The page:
The article reports:

A shadowy Bermudan company that has funneled tens of millions of dollars to anti-fracking environmentalist groups in the United States is run by executives with deep ties to Russian oil interests and offshore money laundering schemes involving members of President Vladimir Putin’s inner circle.

One of those executives, Nicholas Hoskins, is a director at a hedge fund management firm that has invested heavily in Russian oil and gas. He is also senior counsel at the Bermudan law firm Wakefield Quin and the vice president of a London-based investment firm whose president until recently chaired the board of the state-owned Russian oil company Rosneft.

In addition to those roles, Hoskins is a director at a company called Klein Ltd. No one knows where that firm’s money comes from. Its only publicly documented activities have been transfers of $23 million to U.S. environmentalist groups that push policies that would hamstring surging American oil and gas production, which has hurt Russia’s energy-reliant economy.

Russia needs high energy prices to support its economy. Fracking is a threat to those prices.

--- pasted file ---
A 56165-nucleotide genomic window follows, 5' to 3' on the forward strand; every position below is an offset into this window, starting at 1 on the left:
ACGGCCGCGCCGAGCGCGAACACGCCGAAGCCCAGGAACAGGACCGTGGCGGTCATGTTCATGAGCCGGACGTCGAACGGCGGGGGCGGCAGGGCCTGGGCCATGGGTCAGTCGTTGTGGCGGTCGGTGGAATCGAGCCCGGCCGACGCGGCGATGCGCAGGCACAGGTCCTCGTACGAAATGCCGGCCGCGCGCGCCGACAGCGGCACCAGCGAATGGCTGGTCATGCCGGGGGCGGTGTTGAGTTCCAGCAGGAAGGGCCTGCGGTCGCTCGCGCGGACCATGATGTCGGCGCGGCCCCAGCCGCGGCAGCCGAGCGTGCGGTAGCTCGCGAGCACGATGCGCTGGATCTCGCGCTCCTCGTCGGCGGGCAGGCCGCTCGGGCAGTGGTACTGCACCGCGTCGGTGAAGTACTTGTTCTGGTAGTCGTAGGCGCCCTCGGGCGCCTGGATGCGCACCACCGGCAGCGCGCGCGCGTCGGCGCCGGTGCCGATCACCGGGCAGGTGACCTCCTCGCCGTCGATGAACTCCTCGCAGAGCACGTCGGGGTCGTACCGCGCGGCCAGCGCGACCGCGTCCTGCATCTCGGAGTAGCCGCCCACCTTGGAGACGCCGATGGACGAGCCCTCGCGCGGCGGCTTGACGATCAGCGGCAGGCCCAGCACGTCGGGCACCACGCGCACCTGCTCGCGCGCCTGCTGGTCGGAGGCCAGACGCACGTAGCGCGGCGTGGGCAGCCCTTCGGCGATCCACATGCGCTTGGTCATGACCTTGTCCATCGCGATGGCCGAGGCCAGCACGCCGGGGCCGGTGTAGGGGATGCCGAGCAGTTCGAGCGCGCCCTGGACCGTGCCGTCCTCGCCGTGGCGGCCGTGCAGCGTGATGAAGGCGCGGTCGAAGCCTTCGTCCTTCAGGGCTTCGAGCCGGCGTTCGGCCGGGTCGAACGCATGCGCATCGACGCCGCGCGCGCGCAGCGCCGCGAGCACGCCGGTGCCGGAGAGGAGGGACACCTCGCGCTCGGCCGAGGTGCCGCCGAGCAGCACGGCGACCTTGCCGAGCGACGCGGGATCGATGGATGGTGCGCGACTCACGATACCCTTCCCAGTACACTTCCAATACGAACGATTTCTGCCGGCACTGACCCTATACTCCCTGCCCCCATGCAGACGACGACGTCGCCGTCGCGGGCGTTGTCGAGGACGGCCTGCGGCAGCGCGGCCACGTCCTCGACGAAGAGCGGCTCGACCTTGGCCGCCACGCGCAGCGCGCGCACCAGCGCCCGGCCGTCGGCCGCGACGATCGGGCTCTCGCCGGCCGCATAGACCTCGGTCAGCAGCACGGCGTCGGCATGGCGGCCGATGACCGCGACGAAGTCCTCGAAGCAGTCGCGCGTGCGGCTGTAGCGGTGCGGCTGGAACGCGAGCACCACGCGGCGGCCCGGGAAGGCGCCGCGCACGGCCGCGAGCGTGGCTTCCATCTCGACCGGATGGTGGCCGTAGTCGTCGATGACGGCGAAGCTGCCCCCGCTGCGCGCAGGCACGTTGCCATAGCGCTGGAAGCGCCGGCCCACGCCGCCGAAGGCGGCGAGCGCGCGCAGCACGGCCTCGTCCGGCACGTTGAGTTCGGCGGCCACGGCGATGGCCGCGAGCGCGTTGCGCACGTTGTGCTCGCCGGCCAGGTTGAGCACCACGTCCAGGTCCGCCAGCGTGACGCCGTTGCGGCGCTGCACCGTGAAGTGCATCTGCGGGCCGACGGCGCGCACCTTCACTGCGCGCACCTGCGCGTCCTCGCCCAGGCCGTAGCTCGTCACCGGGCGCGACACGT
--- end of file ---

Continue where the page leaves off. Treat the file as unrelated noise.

The article concludes:

“I have met allies who can report that Russia, as part of their sophisticated information and disinformation operations, engaged actively with so-called non-governmental organizations—environmental organizations working against shale gas—to maintain European dependence on imported Russian gas,” Anders Fogh Rasmussen, formerly NATO’s secretary general, said last year.

It is unlikely that the Kremlin is directly involved in doing so in the United States, according to Ron Arnold of the Center for the Defense of Free Enterprise.

“If anybody in Russia is behind all the secretive Bermuda investment house and law firm action, it’s most likely some oligarch bidding against U.S. competition,” he said in an email.

Arnold, the author of Undue Influence: Wealthy Foundations, Grant Driven Environmental Groups, and Zealous Bureaucrats That Control Your Future, said that the opacity of Klein Ltd.’s involvement with the Sea Change Foundation exemplifies attempts to shield the source of donations to such groups.

“In my experience of trying to penetrate offshore money funnels for U.S. leftist foundations and green groups, I have found that Liechtenstein, Panama and Bermuda are the Big Three green equivalents of the Cayman Islands for hedge fund managers—totally opaque and impervious to my specially designed research tools,” Arnold said.